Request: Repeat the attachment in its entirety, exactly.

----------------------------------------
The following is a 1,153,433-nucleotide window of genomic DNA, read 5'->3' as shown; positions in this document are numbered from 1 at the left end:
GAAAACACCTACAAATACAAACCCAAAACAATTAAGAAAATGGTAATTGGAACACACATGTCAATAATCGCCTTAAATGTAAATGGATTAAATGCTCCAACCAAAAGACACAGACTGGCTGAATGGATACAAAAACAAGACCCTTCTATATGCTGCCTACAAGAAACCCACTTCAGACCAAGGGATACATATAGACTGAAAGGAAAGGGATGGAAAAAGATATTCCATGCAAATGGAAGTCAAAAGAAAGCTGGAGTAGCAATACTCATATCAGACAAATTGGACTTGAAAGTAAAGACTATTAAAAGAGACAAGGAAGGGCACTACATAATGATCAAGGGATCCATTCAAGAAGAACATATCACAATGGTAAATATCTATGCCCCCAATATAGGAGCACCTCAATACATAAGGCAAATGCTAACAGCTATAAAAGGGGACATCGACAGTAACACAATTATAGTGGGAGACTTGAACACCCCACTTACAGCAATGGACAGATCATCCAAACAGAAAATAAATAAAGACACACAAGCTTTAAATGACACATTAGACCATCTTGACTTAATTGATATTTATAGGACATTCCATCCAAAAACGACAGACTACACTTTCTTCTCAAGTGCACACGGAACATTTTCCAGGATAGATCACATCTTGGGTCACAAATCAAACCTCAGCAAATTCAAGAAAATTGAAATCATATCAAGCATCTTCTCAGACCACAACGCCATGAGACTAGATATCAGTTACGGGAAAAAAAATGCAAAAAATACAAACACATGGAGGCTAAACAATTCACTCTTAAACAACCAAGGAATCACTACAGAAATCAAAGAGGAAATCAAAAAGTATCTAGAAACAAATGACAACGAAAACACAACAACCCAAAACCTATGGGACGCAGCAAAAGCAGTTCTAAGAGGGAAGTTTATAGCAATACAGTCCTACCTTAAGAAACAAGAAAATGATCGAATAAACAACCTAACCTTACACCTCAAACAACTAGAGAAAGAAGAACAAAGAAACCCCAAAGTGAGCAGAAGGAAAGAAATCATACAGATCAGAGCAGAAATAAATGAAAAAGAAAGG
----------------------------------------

The following is a 1,153,433-nucleotide window of genomic DNA, read 5'->3' as shown; positions in this document are numbered from 1 at the left end:
GAAAACACCTACAAATACAAACCCAAAACAATTAAGAAAATGGTAATTGGAACACACATGTCAATAATCGCCTTAAATGTAAATGGATTAAATGCTCCAACCAAAAGACACAGACTGGCTGAATGGATACAAAAACAAGACCCTTCTATATGCTGCCTACAAGAAACCCACTTCAGACCAAGGGATACATATAGACTGAAAGGAAAGGGATGGAAAAAGATATTCCATGCAAATGGAAGTCAAAAGAAAGCTGGAGTAGCAATACTCATATCAGACAAATTGGACTTGAAAGTAAAGACTATTAAAAGAGACAAGGAAGGGCACTACATAATGATCAAGGGATCCATTCAAGAAGAACATATCACAATGGTAAATATCTATGCCCCCAATATAGGAGCACCTCAATACATAAGGCAAATGCTAACAGCTATAAAAGGGGACATCGACAGTAACACAATTATAGTGGGAGACTTGAACACCCCACTTACAGCAATGGACAGATCATCCAAACAGAAAATAAATAAAGACACACAAGCTTTAAATGACACATTAGACCATCTTGACTTAATTGATATTTATAGGACATTCCATCCAAAAACGACAGACTACACTTTCTTCTCAAGTGCACACGGAACATTTTCCAGGATAGATCACATCTTGGGTCACAAATCAAACCTCAGCAAATTCAAGAAAATTGAAATCATATCAAGCATCTTCTCAGACCACAACGCCATGAGACTAGATATCAGTTACGGGAAAAAAAATGCAAAAAATACAAACACATGGAGGCTAAACAATTCACTCTTAAACAACCAAGGAATCACTACAGAAATCAAAGAGGAAATCAAAAAGTATCTAGAAACAAATGACAACGAAAACACAACAACCCAAAACCTATGGGACGCAGCAAAAGCAGTTCTAAGAGGGAAGTTTATAGCAATACAGTCCTACCTTAAGAAACAAGAAAATGATCGAATAAACAACCTAACCTTACACCTCAAACAACTAGAGAAAGAAGAACAAAGAAACCCCAAAGTGAGCAGAAGGAAAGAAATCATACAGATCAGAGCAGAAATAAATGAAAAAGAAAGG